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I wrote an application in Haskell that calls Z3 solver to solve constrains with some complex formulas. Thanks to Haskell I can quickly switch the data type I'm working with.

When using SBV's AlgReal type for computations, I get results in sensible time, however switching to Float or Double types makes Z3 consume ~2Gb of RAM and doesn't result even in 30 minutes.

Is this expected that producing floating point solutions require much more time, or it is some mistake on my side?

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    I'm only half an expert, but I believe that yes, the theory of IEEE754 is significantly more complicated than the theory of arbitrary algebraic reals because every operation includes a rounding operation that is quite difficult to reason about. (Not writing this as an answer because I'm only half an expert and only about 80% trust my own statement.) – Daniel Wagner Feb 3 at 12:36
  • @ThomasM.DuBuisson Ha-ha, to be honest, if SO allowed CC'ing concrete users, I'd just added @ LeventErkok into the question. – arrowd Feb 3 at 16:04
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As with any question regarding solver performance, it is impossible to make generalizations. Christoph Wintersteiger (https://stackoverflow.com/users/869966/christoph-wintersteiger) would be the expert on this to opine, but I'm not sure how closely he follows this group. Chris: If you're reading this, I'd love to hear your thoughts!

There's also the risk of comparing apples-to-oranges here: Reals and floats are two completely different logics, with different decision procedures, heuristics, algorithms, etc. I'm sure you can find problems where one outperforms the other, with no clear "performance" winner.

Having said all that, here are some things that make floating-point (FP) tricky:

  • Rewriting is almost impossible with FP, since rules like associativity simply don't hold for FP addition/multiplication. So, there are fewer opportunities for simplification before bit-blasting.

  • Similarly a * 1/a == 1 doesn't hold for floats. Neither does x + 1 /= x or (x + a == x) -> (a == 0) and many other "obvious" simplifications that you'd love to be able to make. All of this complicates reasoning.

  • Existence of NaN values make equality non-reflexive: Nothing compares equal to NaN including itself. So, substitution of equals-for-equals is also problematic and requires side conditions.

  • Likewise, the existence of +0 and -0, which compare equal but behave differently due to rounding complicate matters. The typical example is x == 0 -> fma(a, b, x) == a * b doesn't hold (where fma is fused multiply-add), because depending on the sign of zero these two expressions can produce different values for different rounding modes.

  • Combination of floats with integers and reals introduce non-linearity, which is always a soft-spot for solvers. So, if you're using FP, it is advisable not to mix it with other theories as the combination itself creates extra complexity.

  • Operations like multiplication, division, and remainder (yes, there's a floating-point remainder operation!) are inherently very complex and lead to extremely large SAT formulas. In particular, multiplication is a known operation that challenges most SAT/BDD engines, due to lack of any good variable ordering and splitting heuristics. Solvers end-up bit-blasting fairly quickly, resulting in extremely large state-spaces. I have observed that solvers have a hard time dealing with FP division and remainder operations even when the input is completely concrete, imagine what happens when they are fully symbolic!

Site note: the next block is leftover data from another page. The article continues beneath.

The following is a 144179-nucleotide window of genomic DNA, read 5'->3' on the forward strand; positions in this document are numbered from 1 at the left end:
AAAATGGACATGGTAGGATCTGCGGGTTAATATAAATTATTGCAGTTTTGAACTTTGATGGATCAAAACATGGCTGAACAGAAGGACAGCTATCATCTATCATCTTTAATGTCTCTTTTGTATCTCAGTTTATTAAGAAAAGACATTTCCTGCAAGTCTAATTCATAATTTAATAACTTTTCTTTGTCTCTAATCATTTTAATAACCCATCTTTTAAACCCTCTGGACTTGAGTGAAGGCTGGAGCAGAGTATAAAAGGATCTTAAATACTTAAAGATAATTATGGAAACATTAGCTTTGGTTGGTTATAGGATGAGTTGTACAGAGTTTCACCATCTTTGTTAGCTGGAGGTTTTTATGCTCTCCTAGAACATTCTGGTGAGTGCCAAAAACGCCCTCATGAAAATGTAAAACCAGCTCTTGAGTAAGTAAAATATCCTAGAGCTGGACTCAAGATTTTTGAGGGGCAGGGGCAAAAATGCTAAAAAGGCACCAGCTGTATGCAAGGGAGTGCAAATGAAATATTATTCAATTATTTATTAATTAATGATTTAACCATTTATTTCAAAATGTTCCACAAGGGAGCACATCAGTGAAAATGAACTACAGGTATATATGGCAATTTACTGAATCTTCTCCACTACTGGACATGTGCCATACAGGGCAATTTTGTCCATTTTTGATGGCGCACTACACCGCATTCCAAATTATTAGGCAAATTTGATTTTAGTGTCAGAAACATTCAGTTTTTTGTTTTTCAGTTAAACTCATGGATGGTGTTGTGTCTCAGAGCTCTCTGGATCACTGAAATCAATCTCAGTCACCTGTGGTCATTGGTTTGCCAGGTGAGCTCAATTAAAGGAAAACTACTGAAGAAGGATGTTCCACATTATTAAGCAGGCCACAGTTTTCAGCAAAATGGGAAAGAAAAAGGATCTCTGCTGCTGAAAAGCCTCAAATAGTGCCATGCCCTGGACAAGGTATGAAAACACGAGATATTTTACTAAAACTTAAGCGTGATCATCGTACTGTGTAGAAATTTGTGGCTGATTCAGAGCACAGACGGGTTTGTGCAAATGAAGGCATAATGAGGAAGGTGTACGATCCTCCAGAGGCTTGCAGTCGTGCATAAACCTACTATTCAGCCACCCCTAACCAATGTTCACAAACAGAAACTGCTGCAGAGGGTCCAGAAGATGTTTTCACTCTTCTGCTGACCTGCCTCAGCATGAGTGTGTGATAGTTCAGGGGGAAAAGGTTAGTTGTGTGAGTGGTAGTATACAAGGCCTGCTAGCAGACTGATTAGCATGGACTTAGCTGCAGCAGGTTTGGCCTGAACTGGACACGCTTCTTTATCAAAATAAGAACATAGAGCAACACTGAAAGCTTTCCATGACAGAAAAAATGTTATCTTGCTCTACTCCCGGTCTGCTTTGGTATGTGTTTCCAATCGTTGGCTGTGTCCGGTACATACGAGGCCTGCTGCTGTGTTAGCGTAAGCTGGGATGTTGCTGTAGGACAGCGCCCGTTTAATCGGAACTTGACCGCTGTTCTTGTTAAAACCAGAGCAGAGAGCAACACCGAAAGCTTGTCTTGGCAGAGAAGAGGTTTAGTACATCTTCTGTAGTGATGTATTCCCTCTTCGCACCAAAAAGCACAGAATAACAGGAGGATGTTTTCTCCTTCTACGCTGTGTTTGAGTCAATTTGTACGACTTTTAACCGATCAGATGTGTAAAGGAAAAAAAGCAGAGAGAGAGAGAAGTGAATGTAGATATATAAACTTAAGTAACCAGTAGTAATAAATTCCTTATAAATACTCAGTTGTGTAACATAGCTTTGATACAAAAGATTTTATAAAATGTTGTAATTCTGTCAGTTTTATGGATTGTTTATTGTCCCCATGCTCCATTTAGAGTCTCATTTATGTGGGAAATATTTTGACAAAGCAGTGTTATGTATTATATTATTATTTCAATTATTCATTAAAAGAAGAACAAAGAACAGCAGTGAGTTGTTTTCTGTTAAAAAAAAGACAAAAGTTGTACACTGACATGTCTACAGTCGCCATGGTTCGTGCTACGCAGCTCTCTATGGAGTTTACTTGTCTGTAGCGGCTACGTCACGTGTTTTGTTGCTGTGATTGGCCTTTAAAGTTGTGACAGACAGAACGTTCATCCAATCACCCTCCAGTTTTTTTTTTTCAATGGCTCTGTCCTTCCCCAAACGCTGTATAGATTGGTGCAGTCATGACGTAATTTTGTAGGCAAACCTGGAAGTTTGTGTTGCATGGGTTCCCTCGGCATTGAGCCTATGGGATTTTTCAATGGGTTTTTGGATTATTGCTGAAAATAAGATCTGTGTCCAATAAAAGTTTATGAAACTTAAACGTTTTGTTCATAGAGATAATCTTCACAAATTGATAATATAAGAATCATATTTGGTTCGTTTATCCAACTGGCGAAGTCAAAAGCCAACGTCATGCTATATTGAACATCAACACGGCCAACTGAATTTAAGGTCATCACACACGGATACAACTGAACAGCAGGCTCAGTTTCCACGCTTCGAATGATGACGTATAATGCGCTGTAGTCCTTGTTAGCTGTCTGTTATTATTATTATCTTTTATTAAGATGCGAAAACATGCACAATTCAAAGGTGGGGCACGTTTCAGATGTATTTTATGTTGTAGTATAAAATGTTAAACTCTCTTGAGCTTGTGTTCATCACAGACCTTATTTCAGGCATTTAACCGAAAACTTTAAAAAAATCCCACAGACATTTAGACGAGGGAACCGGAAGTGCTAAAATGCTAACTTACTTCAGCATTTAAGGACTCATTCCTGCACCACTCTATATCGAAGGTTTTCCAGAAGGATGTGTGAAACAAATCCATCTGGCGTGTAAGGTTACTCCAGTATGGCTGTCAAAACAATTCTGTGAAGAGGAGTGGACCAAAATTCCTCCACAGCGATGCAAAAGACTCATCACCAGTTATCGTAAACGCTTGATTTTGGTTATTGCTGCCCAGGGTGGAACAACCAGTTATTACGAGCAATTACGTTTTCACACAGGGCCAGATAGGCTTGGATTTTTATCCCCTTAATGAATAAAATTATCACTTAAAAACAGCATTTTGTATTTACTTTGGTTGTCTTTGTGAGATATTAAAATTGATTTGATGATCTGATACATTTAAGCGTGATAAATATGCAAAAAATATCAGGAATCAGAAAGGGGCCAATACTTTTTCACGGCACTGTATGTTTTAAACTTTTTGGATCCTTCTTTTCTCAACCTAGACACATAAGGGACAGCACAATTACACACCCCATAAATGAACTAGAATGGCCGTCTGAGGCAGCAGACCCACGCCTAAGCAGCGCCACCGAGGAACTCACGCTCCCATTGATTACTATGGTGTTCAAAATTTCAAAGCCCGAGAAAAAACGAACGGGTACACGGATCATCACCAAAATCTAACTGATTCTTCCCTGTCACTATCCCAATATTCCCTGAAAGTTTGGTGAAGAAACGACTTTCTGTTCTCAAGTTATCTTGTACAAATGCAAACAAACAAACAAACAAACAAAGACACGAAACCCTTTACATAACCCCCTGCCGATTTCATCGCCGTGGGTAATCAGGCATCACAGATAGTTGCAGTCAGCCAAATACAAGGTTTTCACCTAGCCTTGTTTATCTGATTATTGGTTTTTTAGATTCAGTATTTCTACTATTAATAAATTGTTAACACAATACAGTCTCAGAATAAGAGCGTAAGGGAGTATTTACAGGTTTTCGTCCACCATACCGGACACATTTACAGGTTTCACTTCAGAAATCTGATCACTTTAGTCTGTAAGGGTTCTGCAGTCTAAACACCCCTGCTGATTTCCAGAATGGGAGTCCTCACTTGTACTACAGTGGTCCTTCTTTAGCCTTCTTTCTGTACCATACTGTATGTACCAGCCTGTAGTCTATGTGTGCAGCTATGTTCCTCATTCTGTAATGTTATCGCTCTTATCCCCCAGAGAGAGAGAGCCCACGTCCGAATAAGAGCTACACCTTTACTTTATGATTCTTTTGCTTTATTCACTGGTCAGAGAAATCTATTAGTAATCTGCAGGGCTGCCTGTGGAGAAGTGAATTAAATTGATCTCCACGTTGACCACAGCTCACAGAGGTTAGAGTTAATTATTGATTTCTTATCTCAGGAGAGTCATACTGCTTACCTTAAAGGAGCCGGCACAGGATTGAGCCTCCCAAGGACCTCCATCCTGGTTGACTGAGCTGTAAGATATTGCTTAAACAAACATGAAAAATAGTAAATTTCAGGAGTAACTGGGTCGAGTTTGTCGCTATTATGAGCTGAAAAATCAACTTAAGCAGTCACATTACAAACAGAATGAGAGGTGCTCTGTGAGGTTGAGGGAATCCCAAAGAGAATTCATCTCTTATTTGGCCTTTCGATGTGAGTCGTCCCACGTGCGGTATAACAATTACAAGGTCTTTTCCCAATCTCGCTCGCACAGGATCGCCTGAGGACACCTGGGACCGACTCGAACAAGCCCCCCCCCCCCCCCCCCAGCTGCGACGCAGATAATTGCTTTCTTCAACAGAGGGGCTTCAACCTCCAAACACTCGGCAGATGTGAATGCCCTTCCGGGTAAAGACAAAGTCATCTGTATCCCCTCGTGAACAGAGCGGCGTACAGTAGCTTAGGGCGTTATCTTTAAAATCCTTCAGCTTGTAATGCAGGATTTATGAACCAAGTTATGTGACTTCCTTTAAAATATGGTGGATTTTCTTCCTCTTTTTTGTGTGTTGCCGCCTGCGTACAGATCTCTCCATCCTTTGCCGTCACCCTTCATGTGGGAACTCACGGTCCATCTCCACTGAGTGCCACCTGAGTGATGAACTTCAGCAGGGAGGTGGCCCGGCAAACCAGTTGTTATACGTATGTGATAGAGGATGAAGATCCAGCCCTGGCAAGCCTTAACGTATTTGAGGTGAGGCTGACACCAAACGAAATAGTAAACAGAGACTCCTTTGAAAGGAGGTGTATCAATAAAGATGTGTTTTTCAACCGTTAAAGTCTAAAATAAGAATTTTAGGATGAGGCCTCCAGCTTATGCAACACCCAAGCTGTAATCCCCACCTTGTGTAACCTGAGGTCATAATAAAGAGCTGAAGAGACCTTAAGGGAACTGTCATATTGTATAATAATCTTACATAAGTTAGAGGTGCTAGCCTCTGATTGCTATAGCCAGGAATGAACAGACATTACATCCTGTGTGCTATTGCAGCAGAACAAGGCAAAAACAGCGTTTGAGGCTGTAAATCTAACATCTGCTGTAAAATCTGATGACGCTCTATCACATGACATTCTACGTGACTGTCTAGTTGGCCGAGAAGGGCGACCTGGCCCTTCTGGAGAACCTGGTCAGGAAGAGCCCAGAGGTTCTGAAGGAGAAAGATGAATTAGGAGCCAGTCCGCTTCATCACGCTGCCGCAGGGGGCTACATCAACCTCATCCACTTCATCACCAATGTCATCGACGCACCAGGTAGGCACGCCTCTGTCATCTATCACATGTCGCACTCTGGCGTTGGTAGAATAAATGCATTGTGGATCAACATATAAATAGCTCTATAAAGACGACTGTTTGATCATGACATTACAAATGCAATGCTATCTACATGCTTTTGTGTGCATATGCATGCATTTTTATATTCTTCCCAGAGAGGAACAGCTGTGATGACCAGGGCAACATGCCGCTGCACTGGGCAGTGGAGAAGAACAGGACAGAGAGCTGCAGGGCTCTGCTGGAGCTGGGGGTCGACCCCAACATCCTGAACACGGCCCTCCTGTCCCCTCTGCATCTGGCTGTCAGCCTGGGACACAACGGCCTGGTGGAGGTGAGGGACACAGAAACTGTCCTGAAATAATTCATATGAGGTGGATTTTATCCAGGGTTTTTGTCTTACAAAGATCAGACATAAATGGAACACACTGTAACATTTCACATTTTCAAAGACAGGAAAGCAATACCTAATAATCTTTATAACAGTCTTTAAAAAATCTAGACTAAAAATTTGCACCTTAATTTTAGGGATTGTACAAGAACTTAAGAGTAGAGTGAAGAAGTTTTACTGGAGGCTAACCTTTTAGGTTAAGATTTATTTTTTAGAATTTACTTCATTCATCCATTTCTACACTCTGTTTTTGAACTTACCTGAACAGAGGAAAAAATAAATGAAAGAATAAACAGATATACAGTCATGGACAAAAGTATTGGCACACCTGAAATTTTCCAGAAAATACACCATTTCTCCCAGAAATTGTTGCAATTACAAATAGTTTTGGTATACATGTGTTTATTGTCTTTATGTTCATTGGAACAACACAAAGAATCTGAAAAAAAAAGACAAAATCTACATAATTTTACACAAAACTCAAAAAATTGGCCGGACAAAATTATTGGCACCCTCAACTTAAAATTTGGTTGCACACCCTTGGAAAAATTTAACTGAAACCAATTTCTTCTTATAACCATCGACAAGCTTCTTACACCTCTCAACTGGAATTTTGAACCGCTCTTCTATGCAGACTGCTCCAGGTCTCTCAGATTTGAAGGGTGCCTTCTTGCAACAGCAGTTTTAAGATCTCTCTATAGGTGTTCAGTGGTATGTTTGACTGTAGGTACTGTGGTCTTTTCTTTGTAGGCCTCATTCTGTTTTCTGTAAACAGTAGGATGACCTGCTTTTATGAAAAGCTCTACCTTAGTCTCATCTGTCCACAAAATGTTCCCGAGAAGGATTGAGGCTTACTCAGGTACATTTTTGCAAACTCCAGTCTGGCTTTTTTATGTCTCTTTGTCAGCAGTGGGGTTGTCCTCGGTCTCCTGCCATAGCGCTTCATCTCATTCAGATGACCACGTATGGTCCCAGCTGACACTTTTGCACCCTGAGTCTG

• The logic of reals have a decision procedure with a double-exponential complexity. However, techniques like Fourier-Motzkin elimination (https://en.wikipedia.org/wiki/Fourier%E2%80%93Motzkin_elimination), while remaining exponential, perform really well in practice.

  • FP solvers are relatively new, and it's a niche area with nascent research. So existing solvers tend to be quite conservative and quickly bit-blast and reduce the problem to bit-vector logic. I would expect them to improve over time, just like all the other theories did.

Again, I want to emphasize comparing solver performance on these two different logics is misguided as they are totally different beasts. But hopefully, the above points illustrate why floating-point is tricky in practice.

A great paper to read about the treatment of IEEE754 floats in SMT solvers is: http://smtlib.cs.uiowa.edu/papers/BTRW14.pdf. You can see the myriad of operations it supports and get a sense of the complexity.

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    Yep, all of what @levent-erkok said. Note that replacing reals with floats/doubles does not preserve any semantics of the problem or the properties, i.e., this is unsound. Regarding performance: imagine translating a trivial, completely linear problem on reals where we replace the reals with floats. The result is a highly non-linear and discontinuous problem for which none of the "nice" methods on reals work and even where there are similar methods, they have much higher complexity. – Christoph Wintersteiger Feb 13 at 12:54

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